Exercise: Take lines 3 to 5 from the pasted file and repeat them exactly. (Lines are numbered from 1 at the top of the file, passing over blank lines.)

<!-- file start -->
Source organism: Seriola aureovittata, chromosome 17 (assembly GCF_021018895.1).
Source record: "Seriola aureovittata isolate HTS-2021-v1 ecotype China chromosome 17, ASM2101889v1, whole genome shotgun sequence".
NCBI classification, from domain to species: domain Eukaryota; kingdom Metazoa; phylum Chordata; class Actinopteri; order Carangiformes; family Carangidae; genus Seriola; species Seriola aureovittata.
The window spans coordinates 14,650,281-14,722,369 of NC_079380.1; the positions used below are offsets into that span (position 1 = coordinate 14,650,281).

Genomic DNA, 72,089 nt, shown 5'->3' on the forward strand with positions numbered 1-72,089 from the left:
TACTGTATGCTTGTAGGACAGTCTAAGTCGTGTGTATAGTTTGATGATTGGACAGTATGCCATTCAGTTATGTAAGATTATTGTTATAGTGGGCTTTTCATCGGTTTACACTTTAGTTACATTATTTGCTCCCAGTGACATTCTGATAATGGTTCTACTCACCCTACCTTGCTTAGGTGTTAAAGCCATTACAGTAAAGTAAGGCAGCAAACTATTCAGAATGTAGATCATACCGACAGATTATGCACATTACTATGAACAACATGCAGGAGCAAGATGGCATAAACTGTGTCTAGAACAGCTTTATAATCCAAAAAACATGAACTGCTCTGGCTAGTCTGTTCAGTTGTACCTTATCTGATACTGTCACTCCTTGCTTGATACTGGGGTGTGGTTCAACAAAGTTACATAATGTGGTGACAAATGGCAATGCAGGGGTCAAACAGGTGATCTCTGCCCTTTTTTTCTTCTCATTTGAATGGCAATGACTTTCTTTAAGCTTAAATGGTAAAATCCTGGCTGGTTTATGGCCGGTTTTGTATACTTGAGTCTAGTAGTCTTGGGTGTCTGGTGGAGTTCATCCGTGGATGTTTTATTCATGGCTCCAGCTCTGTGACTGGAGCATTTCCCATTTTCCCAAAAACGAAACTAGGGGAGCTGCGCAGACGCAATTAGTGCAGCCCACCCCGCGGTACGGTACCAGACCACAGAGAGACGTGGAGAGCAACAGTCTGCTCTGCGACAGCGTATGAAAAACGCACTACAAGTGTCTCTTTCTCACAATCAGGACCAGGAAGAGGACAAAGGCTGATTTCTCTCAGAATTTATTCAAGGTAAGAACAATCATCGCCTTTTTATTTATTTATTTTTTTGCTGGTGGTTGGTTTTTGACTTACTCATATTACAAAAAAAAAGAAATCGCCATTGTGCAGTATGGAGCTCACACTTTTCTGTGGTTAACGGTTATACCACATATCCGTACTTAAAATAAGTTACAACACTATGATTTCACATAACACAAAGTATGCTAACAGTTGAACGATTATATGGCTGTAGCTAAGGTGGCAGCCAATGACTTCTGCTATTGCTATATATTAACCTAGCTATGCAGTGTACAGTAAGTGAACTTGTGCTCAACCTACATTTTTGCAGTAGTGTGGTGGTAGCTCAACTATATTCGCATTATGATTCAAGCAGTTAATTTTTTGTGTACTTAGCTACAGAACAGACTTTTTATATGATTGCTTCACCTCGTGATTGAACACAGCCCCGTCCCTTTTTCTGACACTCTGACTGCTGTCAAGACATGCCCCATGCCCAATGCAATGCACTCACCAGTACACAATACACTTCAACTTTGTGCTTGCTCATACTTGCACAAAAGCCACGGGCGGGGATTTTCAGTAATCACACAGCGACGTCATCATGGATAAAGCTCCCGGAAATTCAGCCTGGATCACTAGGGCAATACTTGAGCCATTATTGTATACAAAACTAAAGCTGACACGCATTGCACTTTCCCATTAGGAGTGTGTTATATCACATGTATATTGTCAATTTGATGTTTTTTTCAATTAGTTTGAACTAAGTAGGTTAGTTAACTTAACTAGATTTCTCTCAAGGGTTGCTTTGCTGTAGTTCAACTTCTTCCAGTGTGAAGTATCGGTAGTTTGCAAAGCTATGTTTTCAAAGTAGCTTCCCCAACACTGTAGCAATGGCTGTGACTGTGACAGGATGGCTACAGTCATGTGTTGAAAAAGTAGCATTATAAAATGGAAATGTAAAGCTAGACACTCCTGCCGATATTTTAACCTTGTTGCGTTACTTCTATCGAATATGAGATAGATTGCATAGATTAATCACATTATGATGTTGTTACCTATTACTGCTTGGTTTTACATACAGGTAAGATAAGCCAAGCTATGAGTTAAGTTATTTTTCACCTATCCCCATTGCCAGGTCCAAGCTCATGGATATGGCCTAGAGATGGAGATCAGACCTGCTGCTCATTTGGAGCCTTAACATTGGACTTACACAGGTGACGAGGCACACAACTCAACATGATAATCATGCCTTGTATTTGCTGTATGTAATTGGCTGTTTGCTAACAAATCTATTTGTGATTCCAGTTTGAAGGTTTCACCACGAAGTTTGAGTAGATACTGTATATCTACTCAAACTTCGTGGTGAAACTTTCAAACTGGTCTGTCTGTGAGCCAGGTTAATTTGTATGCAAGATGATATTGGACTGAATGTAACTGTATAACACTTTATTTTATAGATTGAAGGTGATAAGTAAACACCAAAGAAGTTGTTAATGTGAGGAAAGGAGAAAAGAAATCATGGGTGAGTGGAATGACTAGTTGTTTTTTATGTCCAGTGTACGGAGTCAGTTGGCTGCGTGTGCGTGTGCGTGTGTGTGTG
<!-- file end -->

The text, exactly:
NCBI classification, from domain to species: domain Eukaryota; kingdom Metazoa; phylum Chordata; class Actinopteri; order Carangiformes; family Carangidae; genus Seriola; species Seriola aureovittata.
The window spans coordinates 14,650,281-14,722,369 of NC_079380.1; the positions used below are offsets into that span (position 1 = coordinate 14,650,281).

Genomic DNA, 72,089 nt, shown 5'->3' on the forward strand with positions numbered 1-72,089 from the left: